Language Selection

English French German Italian Portuguese Spanish

Slackware 12.2: Still not for me.

Filed under
Slack

If you've missed my previous few attempts at using Slackware you might want to go ahead and catch up. Go on, I'll wait.

Those of you who've read them know I'm not a fan, and a lot of people don't like that. I've ruffled quite a few feathers by saying in no uncertain terms what I don't like about the operating system.

Nevertheless, with each new version I hope that this one will be the one I can actually use. I admit there's a kind of geeky cool that comes from running Slackware. I've just been spoiled in recent years by distributions that don't require as much work.

Install:

The Slackware installer is ncurses text-based and hasn't really changed at all since as far back as I can remember. I still think that during the process the user should be prompted as to whether or not they want to create a regular user account, rather than relying on them doing this after the fact.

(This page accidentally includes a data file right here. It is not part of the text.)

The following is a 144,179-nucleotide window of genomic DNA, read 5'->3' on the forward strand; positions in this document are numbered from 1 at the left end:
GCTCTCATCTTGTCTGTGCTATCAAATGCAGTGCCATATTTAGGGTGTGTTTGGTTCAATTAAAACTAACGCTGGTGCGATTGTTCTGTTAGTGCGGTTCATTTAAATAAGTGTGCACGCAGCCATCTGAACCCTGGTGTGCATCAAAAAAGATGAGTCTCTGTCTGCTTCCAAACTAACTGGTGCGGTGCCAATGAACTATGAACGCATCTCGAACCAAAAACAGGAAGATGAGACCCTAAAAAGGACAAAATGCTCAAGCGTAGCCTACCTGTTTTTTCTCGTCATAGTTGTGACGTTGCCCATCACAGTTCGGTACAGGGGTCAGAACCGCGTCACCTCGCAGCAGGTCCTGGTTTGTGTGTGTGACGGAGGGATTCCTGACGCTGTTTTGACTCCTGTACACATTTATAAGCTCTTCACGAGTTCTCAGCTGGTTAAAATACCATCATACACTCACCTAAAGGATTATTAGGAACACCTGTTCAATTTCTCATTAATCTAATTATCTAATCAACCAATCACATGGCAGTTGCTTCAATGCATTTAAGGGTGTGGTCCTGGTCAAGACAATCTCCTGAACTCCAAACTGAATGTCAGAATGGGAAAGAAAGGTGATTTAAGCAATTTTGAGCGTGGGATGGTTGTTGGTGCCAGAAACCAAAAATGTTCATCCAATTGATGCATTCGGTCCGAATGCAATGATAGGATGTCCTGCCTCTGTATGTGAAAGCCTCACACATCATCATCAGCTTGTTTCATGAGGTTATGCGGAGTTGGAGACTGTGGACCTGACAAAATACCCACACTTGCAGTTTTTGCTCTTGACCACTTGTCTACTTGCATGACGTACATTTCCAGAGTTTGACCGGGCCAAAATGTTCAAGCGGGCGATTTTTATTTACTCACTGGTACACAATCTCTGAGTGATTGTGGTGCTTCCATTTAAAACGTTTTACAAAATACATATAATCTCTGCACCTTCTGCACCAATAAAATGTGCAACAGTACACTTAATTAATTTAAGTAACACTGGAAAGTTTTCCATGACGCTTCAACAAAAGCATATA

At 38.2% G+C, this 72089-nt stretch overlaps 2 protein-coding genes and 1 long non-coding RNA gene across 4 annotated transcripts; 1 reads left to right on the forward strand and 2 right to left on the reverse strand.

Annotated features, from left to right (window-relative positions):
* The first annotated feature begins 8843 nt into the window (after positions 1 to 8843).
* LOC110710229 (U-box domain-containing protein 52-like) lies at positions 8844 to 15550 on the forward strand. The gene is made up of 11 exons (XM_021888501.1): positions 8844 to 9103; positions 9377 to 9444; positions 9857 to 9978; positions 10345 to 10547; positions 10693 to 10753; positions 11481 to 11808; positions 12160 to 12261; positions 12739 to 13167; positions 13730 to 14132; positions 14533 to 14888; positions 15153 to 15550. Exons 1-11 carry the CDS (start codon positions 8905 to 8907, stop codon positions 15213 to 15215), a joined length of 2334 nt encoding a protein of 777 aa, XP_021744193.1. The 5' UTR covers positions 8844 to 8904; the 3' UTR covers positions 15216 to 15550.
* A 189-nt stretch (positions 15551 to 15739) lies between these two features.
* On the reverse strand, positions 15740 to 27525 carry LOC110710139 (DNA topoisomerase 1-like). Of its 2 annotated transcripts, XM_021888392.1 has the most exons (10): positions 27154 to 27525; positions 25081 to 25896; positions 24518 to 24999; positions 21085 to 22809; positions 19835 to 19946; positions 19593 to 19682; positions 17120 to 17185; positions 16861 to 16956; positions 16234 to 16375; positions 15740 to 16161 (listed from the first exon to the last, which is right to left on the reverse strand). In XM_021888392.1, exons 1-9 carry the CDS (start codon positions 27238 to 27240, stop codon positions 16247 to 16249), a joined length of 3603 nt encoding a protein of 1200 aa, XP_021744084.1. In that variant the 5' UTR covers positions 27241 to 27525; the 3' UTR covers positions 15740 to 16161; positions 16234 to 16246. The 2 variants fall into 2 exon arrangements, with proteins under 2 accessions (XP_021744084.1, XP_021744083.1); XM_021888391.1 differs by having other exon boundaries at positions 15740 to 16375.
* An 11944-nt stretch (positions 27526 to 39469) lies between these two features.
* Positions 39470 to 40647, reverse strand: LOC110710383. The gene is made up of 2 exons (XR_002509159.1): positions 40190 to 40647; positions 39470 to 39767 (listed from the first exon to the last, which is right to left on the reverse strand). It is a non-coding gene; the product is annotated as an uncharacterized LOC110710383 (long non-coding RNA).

More Here




More in Tux Machines

today's howtos

Linux and Linux Foundation

KDE and GNOME

Debian Family

  • Devuan GNU/Linux 1.0.0 "Jessie" Just Around the Corner, Release Candidate Out
    It's been five almost five months since the developers behind the Debian-based Devuan GNU/Linux operating system launched the second Beta version towards the first stable release of the OS, and they now announced the Release Candidate. The Devuan project continues its vision of providing a libre Debian fork without using the systemd init system, and the Release Candidate (RC) version brings the GNU/Linux distribution closer to a final release. The interesting fact is that this RC appears to be stable enough to be used for production work.
  • Budgie 10.3 Released, Here’s How to Install it on Ubuntu
    A new version of the Budgie desktop is available to install on Ubuntu. Budgie 10.3 adds a new Alt+Tab switcher, and brings a stack of bug fixes to the table.
  • Ubuntu 17.10 Codename Released "Artful Aardvark"
  • openHAB
    Partners Canonical, openHAB Foundation and Azul Systems have collaborated hard to drive development of the new openHAB 2.0 smart-home platform as a snap package. An alternative to Apple Homekit and Samsung SmartThings, openHAB from openHAB Foundation is completely free and open source, and acts as a control hub for home IoT setups.